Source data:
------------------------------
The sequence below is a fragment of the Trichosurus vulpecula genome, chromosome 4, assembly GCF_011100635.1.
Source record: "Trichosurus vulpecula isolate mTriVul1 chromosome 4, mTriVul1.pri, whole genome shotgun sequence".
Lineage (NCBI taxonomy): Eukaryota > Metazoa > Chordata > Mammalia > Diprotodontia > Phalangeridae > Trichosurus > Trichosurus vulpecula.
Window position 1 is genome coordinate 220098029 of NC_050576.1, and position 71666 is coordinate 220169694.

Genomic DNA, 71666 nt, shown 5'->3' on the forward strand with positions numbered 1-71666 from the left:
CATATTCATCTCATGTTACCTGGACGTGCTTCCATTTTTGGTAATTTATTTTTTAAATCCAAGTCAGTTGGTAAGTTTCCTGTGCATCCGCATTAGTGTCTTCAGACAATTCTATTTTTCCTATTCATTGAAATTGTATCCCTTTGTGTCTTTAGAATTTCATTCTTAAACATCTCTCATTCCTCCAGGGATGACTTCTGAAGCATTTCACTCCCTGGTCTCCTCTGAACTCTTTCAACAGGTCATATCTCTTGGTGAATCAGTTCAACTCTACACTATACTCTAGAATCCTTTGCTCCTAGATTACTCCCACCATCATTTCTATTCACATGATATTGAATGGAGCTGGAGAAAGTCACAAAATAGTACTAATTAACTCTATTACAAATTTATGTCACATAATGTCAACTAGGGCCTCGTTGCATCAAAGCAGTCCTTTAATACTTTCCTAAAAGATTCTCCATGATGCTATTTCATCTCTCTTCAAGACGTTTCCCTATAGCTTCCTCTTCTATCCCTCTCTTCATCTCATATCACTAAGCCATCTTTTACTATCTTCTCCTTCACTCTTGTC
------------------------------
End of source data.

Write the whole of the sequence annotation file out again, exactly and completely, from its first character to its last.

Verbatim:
The sequence below is a fragment of the Trichosurus vulpecula genome, chromosome 4, assembly GCF_011100635.1.
Source record: "Trichosurus vulpecula isolate mTriVul1 chromosome 4, mTriVul1.pri, whole genome shotgun sequence".
Lineage (NCBI taxonomy): Eukaryota > Metazoa > Chordata > Mammalia > Diprotodontia > Phalangeridae > Trichosurus > Trichosurus vulpecula.
Window position 1 is genome coordinate 220098029 of NC_050576.1, and position 71666 is coordinate 220169694.

Genomic DNA, 71666 nt, shown 5'->3' on the forward strand with positions numbered 1-71666 from the left:
CATATTCATCTCATGTTACCTGGACGTGCTTCCATTTTTGGTAATTTATTTTTTAAATCCAAGTCAGTTGGTAAGTTTCCTGTGCATCCGCATTAGTGTCTTCAGACAATTCTATTTTTCCTATTCATTGAAATTGTATCCCTTTGTGTCTTTAGAATTTCATTCTTAAACATCTCTCATTCCTCCAGGGATGACTTCTGAAGCATTTCACTCCCTGGTCTCCTCTGAACTCTTTCAACAGGTCATATCTCTTGGTGAATCAGTTCAACTCTACACTATACTCTAGAATCCTTTGCTCCTAGATTACTCCCACCATCATTTCTATTCACATGATATTGAATGGAGCTGGAGAAAGTCACAAAATAGTACTAATTAACTCTATTACAAATTTATGTCACATAATGTCAACTAGGGCCTCGTTGCATCAAAGCAGTCCTTTAATACTTTCCTAAAAGATTCTCCATGATGCTATTTCATCTCTCTTCAAGACGTTTCCCTATAGCTTCCTCTTCTATCCCTCTCTTCATCTCATATCACTAAGCCATCTTTTACTATCTTCTCCTTCACTCTTGTC